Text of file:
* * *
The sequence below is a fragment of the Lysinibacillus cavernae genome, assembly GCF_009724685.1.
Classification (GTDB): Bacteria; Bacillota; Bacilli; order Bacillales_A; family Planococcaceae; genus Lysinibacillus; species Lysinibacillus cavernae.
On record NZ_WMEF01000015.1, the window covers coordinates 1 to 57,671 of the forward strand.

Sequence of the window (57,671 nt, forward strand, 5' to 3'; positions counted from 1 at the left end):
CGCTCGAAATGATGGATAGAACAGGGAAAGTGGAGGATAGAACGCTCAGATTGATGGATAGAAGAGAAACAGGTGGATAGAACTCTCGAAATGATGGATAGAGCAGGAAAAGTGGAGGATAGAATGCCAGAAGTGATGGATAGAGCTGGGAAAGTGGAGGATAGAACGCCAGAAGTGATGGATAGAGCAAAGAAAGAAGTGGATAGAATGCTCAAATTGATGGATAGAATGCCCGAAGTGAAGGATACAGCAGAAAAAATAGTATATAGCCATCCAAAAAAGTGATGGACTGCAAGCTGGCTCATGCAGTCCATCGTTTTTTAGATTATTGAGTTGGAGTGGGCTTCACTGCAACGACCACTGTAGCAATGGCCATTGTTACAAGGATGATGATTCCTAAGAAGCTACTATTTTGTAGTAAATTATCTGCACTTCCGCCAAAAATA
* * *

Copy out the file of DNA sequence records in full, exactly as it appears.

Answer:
The sequence below is a fragment of the Lysinibacillus cavernae genome, assembly GCF_009724685.1.
Classification (GTDB): Bacteria; Bacillota; Bacilli; order Bacillales_A; family Planococcaceae; genus Lysinibacillus; species Lysinibacillus cavernae.
On record NZ_WMEF01000015.1, the window covers coordinates 1 to 57,671 of the forward strand.

Sequence of the window (57,671 nt, forward strand, 5' to 3'; positions counted from 1 at the left end):
CGCTCGAAATGATGGATAGAACAGGGAAAGTGGAGGATAGAACGCTCAGATTGATGGATAGAAGAGAAACAGGTGGATAGAACTCTCGAAATGATGGATAGAGCAGGAAAAGTGGAGGATAGAATGCCAGAAGTGATGGATAGAGCTGGGAAAGTGGAGGATAGAACGCCAGAAGTGATGGATAGAGCAAAGAAAGAAGTGGATAGAATGCTCAAATTGATGGATAGAATGCCCGAAGTGAAGGATACAGCAGAAAAAATAGTATATAGCCATCCAAAAAAGTGATGGACTGCAAGCTGGCTCATGCAGTCCATCGTTTTTTAGATTATTGAGTTGGAGTGGGCTTCACTGCAACGACCACTGTAGCAATGGCCATTGTTACAAGGATGATGATTCCTAAGAAGCTACTATTTTGTAGTAAATTATCTGCACTTCCGCCAAAAATA